Ashley Feinberg · 06/27/16 02:56PM

Are you one of the roughly 6,000 people currently living or working in the United States’ most notorious extrajudicial prison complex and naval base? Do you fucking love Ludacris? Then it’s your lucky day, friend. Because on July 4th, Ludacris will be playing Gitmo, live and in person for one night only.

The Classified Home Movies of Guantanamo Bay

Sam Biddle · 05/05/16 09:50AM

At the Defense Media Activity, a little-known and oddly named office in Ft. Meade, Maryland, that provides “news and information to U.S. forces worldwide,” there are thousands of classified“educational” films about the American military—including a huge trove of secret home movies from Gitmo.

CIA Converted Gitmo Prisoners Into al Qaeda-Infiltrating Double Agents

Taylor Berman · 11/26/13 09:53AM

According to a report in the Associated Press, the CIA converted prisoners at Guantanamo Bay into double agents trained to help the U.S. assassinate terrorists in the prisoner's home country. In exchange, the double agents received millions of dollars paid from the agency's secret accounts. The program, which took place in a previously undisclosed, relatively luxurious compound separate from Gitmo's prison, began in early 2003 and ended in 2006, and drew personal interest from President George W. Bush.

Gabrielle Bluestone · 07/13/13 10:30AM

Officials are saying that the Gitmo hunger strike may be coming to an end: 99 of the 103 striking detainees have eaten a hot meal in the last 24 hours and only 45 remain on the force-feeding list. But Wells Dixon, an attorney for Djamel Ameziane, said he would remain “very skeptical” until he hears directly from his client that the strike is over.

A Glimpse Inside the Wire

Adrian Chen · 07/02/13 10:25AM

It's 2013 and Guantanamo Bay is still open, insanely. Newly released Army documents obtained by Gawker shed light on life inside America's most infamous prison, where classified documents are burned in coffee cans, American guards are converted to Islam by the suspected terrorists they watch over, and wily detainees wage their own counterintelligence campaigns.

Here Is a List of Everyone Currently Rotting in Guantanamo Bay

Cord Jefferson · 06/17/13 05:14PM

Thanks to a Freedom of Information Act lawsuit filed by the Miami Herald's Carol Rosenberg, the U.S. Department of Justice today released—with certain classified omissions—a list of its Guantanamo Bay detainees and their formerly shrouded detention statuses. The Herald reports that included on the list are 48 so-called "indefinite detainees," Guantanamo captives who remain imprisoned but ineligible for trial or transfer "pursuant to the Authorization for Use of Military Force (2001)."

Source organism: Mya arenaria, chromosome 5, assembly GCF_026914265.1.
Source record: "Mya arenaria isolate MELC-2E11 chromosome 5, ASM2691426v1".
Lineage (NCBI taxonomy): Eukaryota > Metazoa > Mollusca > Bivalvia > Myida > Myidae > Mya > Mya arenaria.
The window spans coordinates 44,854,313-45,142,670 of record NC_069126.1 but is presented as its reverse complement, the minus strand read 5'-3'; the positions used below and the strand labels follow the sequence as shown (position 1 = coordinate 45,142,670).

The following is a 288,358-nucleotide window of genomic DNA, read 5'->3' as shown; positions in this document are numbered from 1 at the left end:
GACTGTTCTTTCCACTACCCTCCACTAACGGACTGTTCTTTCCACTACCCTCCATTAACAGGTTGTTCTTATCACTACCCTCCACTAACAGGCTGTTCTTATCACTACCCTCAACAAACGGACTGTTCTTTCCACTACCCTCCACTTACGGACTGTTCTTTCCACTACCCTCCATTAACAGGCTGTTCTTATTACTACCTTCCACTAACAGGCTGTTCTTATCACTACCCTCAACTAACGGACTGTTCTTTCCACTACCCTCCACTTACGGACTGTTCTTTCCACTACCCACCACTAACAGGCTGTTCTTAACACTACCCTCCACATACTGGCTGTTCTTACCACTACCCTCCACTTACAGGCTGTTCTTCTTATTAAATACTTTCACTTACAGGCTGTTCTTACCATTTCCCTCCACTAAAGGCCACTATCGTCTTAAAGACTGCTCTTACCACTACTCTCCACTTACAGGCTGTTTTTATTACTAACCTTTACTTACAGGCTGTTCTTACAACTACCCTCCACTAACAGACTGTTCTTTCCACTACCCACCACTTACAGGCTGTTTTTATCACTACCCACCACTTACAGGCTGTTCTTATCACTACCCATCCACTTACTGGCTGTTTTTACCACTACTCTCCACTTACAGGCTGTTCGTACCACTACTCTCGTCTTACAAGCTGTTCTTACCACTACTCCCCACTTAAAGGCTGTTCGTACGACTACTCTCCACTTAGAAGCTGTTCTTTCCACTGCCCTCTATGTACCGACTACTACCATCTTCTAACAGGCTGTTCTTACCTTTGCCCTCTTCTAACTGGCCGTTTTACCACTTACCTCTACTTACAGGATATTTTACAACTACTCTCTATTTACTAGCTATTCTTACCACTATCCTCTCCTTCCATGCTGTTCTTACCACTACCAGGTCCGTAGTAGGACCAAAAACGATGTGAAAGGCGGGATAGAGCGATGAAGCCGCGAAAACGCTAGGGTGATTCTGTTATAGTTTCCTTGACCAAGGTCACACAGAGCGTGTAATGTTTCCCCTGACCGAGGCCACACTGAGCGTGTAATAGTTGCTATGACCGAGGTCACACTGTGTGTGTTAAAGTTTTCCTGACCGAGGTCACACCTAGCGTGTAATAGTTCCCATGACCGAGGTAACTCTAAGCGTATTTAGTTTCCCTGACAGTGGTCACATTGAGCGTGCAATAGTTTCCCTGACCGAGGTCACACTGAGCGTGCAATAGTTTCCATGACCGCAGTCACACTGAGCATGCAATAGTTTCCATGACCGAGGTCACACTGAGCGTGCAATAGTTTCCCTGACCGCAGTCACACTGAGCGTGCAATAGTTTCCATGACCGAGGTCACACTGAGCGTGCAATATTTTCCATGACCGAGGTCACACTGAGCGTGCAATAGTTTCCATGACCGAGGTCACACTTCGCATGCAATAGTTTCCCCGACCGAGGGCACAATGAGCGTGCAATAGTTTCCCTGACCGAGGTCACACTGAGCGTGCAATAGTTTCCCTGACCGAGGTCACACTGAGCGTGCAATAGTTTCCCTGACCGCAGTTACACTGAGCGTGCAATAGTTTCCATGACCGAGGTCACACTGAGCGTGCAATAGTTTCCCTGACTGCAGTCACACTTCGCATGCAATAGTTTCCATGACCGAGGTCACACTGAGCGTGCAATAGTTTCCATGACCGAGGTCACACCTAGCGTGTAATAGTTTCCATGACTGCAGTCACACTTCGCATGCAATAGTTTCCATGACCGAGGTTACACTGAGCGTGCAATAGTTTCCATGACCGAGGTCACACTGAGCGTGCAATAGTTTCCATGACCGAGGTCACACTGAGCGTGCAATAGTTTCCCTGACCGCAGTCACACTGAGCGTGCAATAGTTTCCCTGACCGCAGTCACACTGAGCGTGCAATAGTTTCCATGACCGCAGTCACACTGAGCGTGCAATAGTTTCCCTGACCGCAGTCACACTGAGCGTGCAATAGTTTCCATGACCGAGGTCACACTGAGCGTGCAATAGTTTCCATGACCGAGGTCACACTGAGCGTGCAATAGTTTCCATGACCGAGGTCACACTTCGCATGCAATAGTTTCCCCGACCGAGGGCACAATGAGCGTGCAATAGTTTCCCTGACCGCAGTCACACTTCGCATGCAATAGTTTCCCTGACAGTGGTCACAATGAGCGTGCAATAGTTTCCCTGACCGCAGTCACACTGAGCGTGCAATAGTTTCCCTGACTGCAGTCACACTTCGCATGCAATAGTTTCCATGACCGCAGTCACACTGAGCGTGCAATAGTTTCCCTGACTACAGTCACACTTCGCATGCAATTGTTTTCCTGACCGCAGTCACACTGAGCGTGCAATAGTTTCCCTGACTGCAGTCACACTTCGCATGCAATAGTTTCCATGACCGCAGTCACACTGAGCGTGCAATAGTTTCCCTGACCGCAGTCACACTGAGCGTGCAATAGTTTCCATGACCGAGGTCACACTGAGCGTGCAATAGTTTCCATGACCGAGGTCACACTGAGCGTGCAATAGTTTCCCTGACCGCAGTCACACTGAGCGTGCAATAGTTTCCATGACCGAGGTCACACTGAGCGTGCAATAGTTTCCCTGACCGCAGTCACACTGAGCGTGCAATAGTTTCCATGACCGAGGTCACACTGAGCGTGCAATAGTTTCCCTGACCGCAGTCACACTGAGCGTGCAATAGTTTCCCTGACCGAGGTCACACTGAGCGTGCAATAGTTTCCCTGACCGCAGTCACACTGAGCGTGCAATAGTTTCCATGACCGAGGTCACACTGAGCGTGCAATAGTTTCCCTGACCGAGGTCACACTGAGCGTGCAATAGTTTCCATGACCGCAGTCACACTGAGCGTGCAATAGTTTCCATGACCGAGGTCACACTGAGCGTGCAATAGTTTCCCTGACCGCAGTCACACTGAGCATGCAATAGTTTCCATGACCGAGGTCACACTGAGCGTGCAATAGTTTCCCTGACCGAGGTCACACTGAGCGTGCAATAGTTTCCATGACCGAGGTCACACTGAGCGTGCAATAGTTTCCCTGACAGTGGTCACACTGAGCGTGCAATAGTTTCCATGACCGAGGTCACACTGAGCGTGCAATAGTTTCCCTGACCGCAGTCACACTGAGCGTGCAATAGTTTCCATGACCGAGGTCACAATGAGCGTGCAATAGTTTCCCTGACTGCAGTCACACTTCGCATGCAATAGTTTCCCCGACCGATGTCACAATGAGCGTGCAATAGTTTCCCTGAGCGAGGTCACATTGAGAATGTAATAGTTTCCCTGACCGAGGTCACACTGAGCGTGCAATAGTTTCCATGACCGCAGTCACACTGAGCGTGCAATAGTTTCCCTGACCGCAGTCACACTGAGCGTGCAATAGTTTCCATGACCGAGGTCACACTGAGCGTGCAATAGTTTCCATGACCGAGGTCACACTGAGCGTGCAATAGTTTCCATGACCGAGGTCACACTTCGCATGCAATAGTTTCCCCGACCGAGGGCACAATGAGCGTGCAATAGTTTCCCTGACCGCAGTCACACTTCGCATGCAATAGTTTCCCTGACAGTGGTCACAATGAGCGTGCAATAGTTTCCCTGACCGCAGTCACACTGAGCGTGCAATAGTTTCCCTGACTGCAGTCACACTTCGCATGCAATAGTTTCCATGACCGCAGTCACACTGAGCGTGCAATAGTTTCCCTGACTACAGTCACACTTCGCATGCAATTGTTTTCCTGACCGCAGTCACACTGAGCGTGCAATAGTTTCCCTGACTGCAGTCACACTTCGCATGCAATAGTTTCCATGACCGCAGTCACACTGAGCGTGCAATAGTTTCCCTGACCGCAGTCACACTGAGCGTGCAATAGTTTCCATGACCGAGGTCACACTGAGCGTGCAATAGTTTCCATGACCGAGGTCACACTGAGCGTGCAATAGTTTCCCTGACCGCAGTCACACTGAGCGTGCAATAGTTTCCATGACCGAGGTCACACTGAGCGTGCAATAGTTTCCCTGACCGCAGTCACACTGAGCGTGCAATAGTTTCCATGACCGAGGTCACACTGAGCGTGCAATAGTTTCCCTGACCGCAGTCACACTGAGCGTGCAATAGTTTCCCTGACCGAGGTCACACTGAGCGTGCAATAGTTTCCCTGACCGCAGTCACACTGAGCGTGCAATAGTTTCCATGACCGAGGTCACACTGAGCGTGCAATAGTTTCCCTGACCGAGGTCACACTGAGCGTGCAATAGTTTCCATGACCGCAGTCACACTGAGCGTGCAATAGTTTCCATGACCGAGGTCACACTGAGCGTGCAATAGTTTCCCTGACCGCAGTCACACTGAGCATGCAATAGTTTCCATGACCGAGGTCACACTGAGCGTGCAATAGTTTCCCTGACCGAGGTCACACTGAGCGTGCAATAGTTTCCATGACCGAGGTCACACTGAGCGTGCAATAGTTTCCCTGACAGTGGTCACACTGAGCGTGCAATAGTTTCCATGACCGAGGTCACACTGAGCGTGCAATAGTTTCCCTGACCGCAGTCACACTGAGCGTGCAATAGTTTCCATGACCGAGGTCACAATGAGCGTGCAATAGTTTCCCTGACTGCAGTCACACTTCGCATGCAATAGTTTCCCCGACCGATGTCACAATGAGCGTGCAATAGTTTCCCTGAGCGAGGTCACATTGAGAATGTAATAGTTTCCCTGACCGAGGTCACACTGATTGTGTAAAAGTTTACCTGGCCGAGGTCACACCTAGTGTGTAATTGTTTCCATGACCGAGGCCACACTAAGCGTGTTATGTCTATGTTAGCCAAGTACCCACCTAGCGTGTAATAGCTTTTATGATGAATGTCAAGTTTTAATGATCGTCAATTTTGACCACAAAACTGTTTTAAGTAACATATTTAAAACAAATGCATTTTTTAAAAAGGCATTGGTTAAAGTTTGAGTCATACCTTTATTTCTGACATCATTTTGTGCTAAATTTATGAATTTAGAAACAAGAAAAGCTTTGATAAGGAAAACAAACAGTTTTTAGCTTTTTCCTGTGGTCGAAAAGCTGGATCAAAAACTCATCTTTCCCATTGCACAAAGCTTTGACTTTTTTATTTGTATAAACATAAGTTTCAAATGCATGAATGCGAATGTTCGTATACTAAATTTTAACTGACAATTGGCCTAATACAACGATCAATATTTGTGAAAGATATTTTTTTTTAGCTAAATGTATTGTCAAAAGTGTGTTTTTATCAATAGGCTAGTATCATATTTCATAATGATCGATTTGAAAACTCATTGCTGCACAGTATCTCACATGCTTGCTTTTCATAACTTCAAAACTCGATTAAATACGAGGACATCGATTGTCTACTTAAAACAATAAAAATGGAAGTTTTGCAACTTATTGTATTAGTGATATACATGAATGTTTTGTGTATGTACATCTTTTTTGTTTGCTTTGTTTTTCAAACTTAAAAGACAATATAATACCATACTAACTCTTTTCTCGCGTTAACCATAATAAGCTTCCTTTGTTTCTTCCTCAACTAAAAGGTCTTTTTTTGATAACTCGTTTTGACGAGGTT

Tom Scocca · 04/19/13 04:31PM

While waiting for bomber facts, Sen. Lindsey Graham has one hand in his pants, dreaming of domestic drones and Gitmo.

The Gut-Wrenching Times Op-Ed a Gitmo Prisoner Dictated Over the Phone

Max Read · 04/15/13 07:17AM

There's a first-time op-ed writer on today's New York Times Opinion Pages. His name is Samir Naji al Hasan Moqbel, and this is his first published op-ed because he's a prisoner at Guantanamo Bay, and can only "write" by dictating to his lawyers, through a translator, over the phone. "I've been detained at Guantánamo for 11 years and three months," he writes. "I have never been charged with any crime. I have never received a trial. I could have been home years ago—no one seriously thinks I am a threat—but still I am here." Moqbel, like many of his fellow detainees—between 40 and 60, depending on who's counting—is undertaking a hunger strike to protest his detention; in the editorial, he describes his twice-daily force-feedings: "I am still being force-fed. Two times a day they tie me to a chair in my cell. My arms, legs and head are strapped down. I never know when they will come. Sometimes they come during the night, as late as 11 p.m., when I'm sleeping." This weekend, after the Red Cross had left and during a media blackout, prisoners and military guards clashed as the authorities attempted to end the protest by moving prisoners from the communal blocks into individual cells—a step back toward the Bush administration's maximum security-style detention policies. The protests were sparked by what prisoners described as mistreatment of their Qurans during searches, but Moqbel writes that its aims are broad: "I just hope that because of the pain we are suffering, the eyes of the world will once again look to Guantánamo before it is too late." [NYT | Miami Herald]